In a statement, Jones said he’d been pushed toward his decision by Trump’s actions, which Jones said “demonstrate a belief that he is above the law, that Congress has no power whatsoever in questioning or examining his actions, and that all who do so, do so at their peril. That belief, unprecedented in the history of this country, simply must not be permitted to stand. To do so otherwise risks guaranteeing that no future whistleblower or witness will ever come forward and no future President — Democrat or Republican — will be subject to Congressional oversight as mandated by the Constitution.”
On Abortion and Guns
The prospect of a six-member conservative majority on the Supreme Court has once again foregrounded the abortion debate in American discourse. That’s something Tuberville, who is against abortion rights, has seized upon, running a television ad that states Jones should “seek forgiveness” for his pro-choice position.
The ad describes Jones as “so extreme, he supports abortion up until birth” — a claim that both Jones and fact-checking website Politifact have decried as false. Tuberville’s campaign has defended the ad’s claims, pointing to Jones’ Senate vote against a bill placing tighter restrictions on federal abortion funding and against another bill criminalizing abortions after 20 weeks except in cases of rape or incest or to preserve the mother’s life.
Jones, meanwhile, has maintained that abortion “is a deeply personal decision between a woman, her health care provider and her faith.”
“While some candidates might deny the complexity of this issue and appeal to folks in a politically self-serving way that ignores the facts, this issue is rarely so simple for those who face this gut-wrenching situation,” Jones told the Montgomery Advertiser.
Tuberville also has accused Jones of being “anti-gun,” a position long considered anathema to Alabama politics.
Jones, meanwhile, has often emphasized his personal enjoyment of hunting, calling it a tradition “I’m working to protect for generations to come.”
He has come out in favor of “red-flag” laws, which allow police or family members to petition a state court to take away firearms from someone who may pose a danger to themselves or others, as well as raising the age required to purchase “certain semi-automatic weapons” to 21. Though Tuberville has characterized Jones as a “gun-grabber,” Jones told the Montgomery Advertiser that he opposes gun confiscation, mandatory buybacks and other such program.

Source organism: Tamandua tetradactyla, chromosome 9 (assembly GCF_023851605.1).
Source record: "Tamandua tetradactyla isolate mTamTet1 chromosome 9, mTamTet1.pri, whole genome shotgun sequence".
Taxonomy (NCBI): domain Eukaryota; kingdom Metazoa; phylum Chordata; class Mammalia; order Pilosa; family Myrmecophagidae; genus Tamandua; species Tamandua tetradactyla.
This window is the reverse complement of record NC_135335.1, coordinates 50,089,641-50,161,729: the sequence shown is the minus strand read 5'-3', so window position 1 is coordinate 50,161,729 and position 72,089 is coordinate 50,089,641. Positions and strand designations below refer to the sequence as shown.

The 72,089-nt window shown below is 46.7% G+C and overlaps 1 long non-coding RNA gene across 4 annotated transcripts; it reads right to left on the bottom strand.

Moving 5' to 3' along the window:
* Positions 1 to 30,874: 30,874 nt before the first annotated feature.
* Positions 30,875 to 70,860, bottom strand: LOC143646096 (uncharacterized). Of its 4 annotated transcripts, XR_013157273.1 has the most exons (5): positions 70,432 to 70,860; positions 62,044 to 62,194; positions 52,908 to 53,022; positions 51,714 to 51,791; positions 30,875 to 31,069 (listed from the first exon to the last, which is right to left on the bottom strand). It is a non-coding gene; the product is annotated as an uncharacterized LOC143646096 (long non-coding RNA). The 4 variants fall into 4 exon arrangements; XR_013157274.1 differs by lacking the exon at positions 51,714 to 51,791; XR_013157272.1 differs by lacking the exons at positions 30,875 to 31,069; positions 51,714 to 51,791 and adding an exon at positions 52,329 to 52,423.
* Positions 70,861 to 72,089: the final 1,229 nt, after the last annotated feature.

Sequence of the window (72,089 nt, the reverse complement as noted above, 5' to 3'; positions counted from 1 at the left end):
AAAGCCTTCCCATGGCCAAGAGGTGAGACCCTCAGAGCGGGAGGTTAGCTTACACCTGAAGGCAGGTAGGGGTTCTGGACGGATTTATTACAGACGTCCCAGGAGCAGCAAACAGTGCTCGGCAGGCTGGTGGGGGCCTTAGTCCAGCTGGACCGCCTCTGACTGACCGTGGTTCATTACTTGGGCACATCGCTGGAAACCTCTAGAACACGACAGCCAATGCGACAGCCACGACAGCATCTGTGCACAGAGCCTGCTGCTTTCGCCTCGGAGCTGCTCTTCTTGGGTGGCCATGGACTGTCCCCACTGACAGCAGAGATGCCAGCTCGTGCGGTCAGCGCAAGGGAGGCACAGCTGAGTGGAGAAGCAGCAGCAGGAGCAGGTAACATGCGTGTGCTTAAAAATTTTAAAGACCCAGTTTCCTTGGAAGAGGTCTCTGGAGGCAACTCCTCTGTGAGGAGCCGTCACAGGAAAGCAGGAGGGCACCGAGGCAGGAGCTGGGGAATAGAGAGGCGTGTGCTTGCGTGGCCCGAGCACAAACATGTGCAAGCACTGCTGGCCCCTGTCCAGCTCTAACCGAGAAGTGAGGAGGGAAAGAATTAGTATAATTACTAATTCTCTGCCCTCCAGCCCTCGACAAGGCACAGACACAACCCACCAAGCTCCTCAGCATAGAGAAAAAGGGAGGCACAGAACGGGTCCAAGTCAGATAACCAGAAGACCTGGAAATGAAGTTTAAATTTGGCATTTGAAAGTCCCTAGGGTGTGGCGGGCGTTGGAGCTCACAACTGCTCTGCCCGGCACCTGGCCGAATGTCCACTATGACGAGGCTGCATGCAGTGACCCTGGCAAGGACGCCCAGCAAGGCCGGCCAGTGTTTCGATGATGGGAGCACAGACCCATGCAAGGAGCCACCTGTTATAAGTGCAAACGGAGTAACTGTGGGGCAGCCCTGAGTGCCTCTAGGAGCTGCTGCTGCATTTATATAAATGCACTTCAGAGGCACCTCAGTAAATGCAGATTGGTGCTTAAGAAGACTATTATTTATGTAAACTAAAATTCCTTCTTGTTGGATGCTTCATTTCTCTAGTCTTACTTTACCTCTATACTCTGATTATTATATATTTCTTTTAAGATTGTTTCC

But “more important” than gun reform, he said, is “strengthening access to mental health treatment” — via expanding Medicaid — which he argues would decrease gun-involved suicides.
On Health Care
Alabama is one of 12 states not to have expanded Medicaid, which Jones has lamented as a “shame.”
“Alabama lost out on billions of dollars, and it would have helped people in this state so much had they put their politics aside, had they put the Republican power politics aside down in Montgomery and expanded Medicaid and given good health care coverage to so many people in the state — over 300,000 people,” he said earlier this month.
“In the middle of this pandemic, we would have 300,000 to 400,000 people that would be getting better health care benefits,” he added, “if Alabama had just ponied up, put their partisan differences aside and invested in the people of Alabama’s health.”
On a broader scale, Jones has expressed concerns over attempts to appeal the Affordable Care Act – also known as Obamacare – which is slated to come before the Supreme Court next month. Tuberville, like many Senate Republicans, supports repealing the act, calling it “a failed experiment” and urging “a return to the free market where companies compete for your business, while ensuring that pre-existing conditions are not a deterrent to obtaining quality insurance and care.”
Jones, by contrast, has vigorously defended the ACA. “This is a law that has helped millions of Americans gain health insurance coverage and protected Alabamians in every corner of our great state,” he said in a video posted to social media on Oct. 13, urging viewers to submit their ACA stories.
He focused on some of those stories during a virtual roundtable on Oct. 15, inviting three Alabama residents to share the ways the ACA had benefitted them. “When I talk about protecting the ACA I want everyone to understand this is not theoretical,” Jones said. “This is not abstract. This is real life.
Jones has also warned that the ACA being stuck down would lead to elevated prescription drug prices for seniors. “That’s what is at stake here, folks,” he said earlier this month. “You know, we have got a situation here. Bottom line, ACA insurance plans prohibited from placing lifetime or annual caps. The ACA requires insurance coverage, preventative services, such as breast, colon, cervical cancer, all of those things, all of that goes away and puts it all back in the hands of the big insurance companies. We will be at their mercy without this law.”
In an April press release issued shortly after Tuberville’s runoff victory, Jones highlighted health care as a key issue in the race. “I will always protect health care for our seniors and people with pre-existing conditions,” he wrote. “That’s the record I will present to the people of Alabama at a time when our country and our state face multiple crises. We are not out of the woods yet but every step of the way I will have your back and no one else’s. The choice before the voters is an unprepared hyper-partisan that will add to the divide in Washington, or my proven track-record to find common ground and get things done.”